Full size Glock's have a universal rail so it is not hard to find a light that will fit. When it comes to Full size Glock's, there are many options out there, considering anything from Streamlight or Surefire will serve you well. Another aspect we consider is the battery, we tend to like the ones with more popular batteries since they are easier to come by and tend to be cheaper. If you are considering a light that is not as popular, we look at where it’s made and the warranty that comes with the light. If a light maker adds a good warranty you can be pretty certain they stand by their product, and usually anything made in the USA is a good bet.
As for subcompact Glock's such as the Glock 26 and the Glock 43 your choices are limited. One of our favorite subcompact Glock light is the TLR-6 which comes in many sizes for subcompact Glock firearms, and as a plus it has a laser. The TLR-6 has ambidextrous buttons, 100 lumens output, and is extremely light running at 1.270 ounces. One negative thing about this light, is it only has 1 hour of runtime, so make sure you stock up on batteries.
When it comes to brightness, we tend to go for medium to high light output lights. There is a learning curve to high lumen lights (such as wall blinding), but if you practice you can be very affective with a high output light, and can be used affectively outdoors as well. If you are using this light solely for indoor use, you can go with a lower lumen light which will be used only to see what’s in front of you, and won't necessarily blind the perpetrator, but you also won't blind yourself shining it on white walls or mirrors.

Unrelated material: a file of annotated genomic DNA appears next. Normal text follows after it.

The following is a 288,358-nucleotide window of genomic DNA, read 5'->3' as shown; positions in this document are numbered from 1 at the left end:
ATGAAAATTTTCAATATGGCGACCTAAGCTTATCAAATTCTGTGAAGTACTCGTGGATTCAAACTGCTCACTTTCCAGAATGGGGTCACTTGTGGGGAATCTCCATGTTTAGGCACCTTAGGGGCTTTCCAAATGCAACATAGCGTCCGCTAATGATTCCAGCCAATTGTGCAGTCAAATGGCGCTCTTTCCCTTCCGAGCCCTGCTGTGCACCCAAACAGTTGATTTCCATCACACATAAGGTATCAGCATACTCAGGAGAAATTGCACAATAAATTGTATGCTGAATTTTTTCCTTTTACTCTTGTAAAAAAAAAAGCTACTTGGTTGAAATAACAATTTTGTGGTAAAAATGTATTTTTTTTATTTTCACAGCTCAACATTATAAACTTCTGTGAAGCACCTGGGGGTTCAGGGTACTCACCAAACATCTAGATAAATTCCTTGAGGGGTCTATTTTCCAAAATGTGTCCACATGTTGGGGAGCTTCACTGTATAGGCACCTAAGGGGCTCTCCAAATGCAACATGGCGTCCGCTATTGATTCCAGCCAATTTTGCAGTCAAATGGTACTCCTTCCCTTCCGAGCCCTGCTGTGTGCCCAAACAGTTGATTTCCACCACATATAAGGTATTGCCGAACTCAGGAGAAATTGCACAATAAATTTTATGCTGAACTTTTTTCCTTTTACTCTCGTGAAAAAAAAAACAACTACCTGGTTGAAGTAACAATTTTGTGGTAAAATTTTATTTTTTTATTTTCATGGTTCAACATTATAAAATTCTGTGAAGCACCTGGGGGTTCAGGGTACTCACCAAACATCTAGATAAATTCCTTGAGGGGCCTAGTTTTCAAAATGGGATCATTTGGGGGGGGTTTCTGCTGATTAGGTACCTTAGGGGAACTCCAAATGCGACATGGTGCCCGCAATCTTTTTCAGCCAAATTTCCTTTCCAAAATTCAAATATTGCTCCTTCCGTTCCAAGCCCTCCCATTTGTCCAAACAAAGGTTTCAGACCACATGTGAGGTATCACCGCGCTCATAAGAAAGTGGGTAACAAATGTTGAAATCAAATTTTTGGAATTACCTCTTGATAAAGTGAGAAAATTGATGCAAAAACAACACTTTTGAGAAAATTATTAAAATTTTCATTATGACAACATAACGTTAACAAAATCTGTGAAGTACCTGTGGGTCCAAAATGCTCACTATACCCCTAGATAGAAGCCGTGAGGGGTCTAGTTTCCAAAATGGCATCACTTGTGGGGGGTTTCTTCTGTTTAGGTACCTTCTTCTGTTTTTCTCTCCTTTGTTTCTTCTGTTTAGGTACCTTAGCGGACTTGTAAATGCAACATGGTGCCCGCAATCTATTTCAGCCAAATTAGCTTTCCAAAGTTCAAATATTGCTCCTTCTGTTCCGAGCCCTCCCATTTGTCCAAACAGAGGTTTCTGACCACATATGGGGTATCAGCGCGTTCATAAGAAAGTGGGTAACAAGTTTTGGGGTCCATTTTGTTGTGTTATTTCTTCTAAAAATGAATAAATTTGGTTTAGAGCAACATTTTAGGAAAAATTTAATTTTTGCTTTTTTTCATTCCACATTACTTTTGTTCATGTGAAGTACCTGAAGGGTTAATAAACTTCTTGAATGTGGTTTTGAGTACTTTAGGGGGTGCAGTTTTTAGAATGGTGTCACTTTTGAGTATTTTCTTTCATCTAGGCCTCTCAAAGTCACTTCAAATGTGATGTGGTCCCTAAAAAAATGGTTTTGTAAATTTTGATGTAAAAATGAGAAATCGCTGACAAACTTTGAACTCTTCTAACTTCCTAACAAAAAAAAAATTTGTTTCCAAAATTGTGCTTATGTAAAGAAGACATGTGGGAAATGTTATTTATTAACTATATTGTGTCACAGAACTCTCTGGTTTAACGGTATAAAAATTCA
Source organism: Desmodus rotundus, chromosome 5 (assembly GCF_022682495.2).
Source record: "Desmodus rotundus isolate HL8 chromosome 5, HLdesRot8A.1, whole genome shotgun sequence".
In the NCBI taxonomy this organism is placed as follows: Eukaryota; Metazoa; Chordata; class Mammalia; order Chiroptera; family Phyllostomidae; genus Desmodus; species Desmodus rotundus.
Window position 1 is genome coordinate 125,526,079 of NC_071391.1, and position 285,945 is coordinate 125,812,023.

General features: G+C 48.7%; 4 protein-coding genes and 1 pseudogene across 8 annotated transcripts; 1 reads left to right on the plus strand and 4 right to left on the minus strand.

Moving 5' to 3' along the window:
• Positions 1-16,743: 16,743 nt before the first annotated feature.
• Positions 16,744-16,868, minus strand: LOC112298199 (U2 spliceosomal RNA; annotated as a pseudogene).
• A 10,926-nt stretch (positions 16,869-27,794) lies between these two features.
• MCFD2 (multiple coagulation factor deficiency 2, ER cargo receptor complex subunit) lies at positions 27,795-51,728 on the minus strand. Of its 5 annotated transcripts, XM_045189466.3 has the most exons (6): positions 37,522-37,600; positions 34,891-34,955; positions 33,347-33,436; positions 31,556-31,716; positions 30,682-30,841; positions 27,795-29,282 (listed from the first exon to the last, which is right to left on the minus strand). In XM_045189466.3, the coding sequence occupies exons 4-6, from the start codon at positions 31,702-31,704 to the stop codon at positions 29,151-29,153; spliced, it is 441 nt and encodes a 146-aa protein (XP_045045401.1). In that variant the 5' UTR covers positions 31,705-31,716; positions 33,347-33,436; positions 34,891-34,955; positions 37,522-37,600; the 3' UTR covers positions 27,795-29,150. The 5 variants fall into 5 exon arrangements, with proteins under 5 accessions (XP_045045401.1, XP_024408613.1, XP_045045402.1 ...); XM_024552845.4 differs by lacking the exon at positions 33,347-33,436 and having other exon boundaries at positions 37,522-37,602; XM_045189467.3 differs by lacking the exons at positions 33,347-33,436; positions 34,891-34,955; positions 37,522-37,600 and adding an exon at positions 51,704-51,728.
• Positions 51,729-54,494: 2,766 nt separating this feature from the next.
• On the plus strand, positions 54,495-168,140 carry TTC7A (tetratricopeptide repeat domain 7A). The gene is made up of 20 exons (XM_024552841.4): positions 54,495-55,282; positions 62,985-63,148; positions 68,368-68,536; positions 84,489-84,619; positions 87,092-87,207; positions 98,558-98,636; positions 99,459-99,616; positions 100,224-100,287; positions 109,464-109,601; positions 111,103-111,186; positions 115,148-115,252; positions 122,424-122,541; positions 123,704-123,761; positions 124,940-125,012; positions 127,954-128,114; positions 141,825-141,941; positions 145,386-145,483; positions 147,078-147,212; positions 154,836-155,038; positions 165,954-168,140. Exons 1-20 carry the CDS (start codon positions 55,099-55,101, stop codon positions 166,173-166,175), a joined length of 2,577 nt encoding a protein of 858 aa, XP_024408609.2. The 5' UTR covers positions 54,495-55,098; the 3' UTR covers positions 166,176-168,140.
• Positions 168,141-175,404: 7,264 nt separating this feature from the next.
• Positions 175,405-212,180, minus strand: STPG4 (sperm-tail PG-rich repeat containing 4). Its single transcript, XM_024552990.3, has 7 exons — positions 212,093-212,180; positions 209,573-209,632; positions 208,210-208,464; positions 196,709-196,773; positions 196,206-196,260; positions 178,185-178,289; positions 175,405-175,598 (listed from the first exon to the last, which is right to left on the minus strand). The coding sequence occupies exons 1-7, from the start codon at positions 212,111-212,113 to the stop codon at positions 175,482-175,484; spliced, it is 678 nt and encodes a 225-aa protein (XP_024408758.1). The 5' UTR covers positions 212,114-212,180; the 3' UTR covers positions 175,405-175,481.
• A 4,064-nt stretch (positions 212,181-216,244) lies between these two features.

The durability of your Glock light is extremely important, mostly because you don't want it to fail when you really need it. The first thing we look at for a Glock light is the material the light is made of. The one’s listed above are mostly made of strong, aircraft-rated aluminum, since it’s lightweight and strong. Another important thing we look for is the ability for the light to be water-resistant. Having a waterproof Glock light allows you to be able to use the light in the elements, such as rain and snow.
The ergonomics of your Glock light is extremely important. Being able to manipulate the light at a moments notice is priceless. With the TLR Glock lights or the Streamlight, it is very easy to switch the light on, off, and strobe with just your index finger, and without looking down at the gun. Making sure you don't have to look down at the gun, is one of the more important criteria we use to find a Glock light.